Map - Greenland
World > North America > Greenland
Greenland is an autonomous country within the Kingdom of Denmark, located between the Arctic and Atlantic Oceans, east of the Canadian Arctic Archipelago. Though physiographically a part of the continent of North America, Greenland has been politically and culturally associated with Europe (specifically Norway and later Denmark) for more than a millennium. In 2008, the people of Greenland passed a referendum supporting greater autonomy; 75% of votes cast were in favour. Greenland is, in terms of area, the world's largest island, over three-quarters of which is covered by the only contemporary ice sheet outside of Antarctica. With a population of 56,370
Greenland has been inhabited off and on for at least the last 4,500 years by Arctic peoples whose forebears migrated there from Canada. Norsemen settled on the uninhabited southern part of Greenland beginning in the 10th century. Inuit peoples arrived in the 13th century. The Norse colonies disappeared in the late 15th century. In the early 18th century, Scandinavia and Greenland came back into contact with each other, and Denmark established sovereignty over the island.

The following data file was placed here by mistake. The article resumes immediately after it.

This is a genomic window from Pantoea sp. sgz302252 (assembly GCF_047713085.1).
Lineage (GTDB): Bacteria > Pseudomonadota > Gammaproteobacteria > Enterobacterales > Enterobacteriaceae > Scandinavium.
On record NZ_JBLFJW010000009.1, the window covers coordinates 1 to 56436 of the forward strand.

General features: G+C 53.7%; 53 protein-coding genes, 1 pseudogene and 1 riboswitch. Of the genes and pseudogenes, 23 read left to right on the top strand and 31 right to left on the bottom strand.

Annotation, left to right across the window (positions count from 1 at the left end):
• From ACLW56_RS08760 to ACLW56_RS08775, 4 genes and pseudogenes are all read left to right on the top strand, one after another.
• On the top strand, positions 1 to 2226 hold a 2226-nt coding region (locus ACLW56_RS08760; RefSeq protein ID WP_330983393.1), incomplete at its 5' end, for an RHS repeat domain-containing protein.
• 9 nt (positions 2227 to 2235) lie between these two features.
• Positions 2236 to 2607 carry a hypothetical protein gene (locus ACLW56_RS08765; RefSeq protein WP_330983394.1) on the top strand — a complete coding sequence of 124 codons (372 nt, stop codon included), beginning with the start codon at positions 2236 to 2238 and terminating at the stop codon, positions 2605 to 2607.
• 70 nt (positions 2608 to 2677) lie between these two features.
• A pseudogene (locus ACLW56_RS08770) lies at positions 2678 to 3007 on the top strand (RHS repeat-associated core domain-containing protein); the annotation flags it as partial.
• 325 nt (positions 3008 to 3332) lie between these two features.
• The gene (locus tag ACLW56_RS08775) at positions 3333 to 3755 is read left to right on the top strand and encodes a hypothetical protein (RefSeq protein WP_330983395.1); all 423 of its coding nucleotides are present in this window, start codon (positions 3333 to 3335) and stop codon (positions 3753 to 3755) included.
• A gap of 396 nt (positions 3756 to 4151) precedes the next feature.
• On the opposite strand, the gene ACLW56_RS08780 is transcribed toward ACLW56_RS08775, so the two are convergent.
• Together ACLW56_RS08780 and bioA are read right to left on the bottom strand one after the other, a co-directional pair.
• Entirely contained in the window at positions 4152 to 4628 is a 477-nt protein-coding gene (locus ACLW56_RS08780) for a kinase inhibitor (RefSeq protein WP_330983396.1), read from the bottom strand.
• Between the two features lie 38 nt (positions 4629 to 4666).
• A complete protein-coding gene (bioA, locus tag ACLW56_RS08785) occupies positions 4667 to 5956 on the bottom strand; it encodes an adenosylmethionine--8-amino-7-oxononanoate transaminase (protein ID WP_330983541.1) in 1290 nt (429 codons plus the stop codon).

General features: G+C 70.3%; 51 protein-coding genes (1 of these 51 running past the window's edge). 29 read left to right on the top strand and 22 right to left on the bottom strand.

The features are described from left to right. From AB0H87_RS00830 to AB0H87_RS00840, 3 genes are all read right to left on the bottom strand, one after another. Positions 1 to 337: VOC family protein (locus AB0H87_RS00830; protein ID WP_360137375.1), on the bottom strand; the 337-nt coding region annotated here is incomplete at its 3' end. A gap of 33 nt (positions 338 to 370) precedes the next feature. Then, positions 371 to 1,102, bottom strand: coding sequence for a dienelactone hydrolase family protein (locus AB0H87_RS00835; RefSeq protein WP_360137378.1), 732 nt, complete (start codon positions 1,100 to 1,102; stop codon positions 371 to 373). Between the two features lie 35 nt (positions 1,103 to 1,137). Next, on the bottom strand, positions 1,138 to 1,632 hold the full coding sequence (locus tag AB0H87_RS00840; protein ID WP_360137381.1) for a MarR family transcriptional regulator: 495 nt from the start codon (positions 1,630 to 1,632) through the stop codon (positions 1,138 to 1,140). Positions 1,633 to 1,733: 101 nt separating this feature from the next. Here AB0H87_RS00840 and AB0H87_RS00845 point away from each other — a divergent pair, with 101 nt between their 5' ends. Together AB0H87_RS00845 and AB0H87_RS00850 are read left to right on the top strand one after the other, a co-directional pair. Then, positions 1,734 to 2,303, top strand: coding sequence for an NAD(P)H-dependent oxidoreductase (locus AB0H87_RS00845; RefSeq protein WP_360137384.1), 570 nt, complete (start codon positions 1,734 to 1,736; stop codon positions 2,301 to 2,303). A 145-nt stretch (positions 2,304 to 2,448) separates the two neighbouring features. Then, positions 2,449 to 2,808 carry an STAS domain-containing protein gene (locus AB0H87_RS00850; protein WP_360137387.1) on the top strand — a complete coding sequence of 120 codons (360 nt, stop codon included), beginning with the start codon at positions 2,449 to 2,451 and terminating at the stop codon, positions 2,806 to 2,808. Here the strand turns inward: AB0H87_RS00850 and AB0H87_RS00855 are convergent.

Having been ruled by Denmark–Norway for centuries, Greenland became a Danish colony in 1814, and a part of the Danish Realm in 1953 under the Constitution of Denmark. In 1973, Greenland joined the European Economic Community with Denmark. However, in a referendum in 1983, a majority of the population voted for Greenland to withdraw from the EEC, and Greenland officially withdrew in 1985. In 1979, Denmark granted home rule to Greenland, and in 2008, Greenlanders voted in favour of the Self-Government Act which transferred more power from the Danish royal government to the local Greenlandic government. Under the new structure, in effect since 21 June 2009, Greenland can gradually assume responsibility for policing, judicial system, company law, accounting and auditing; mineral resource activities; aviation; law of legal capacity, family law and succession law; aliens and border controls; the working environment; and financial regulation and supervision. The Danish government retains control of foreign affairs and national defence. It also retains control of monetary policy, providing an initial annual subsidy of DKK 3.4 billion, slated to diminish gradually over time as Greenland's economy is strengthened by increased income from the extraction of natural resources.
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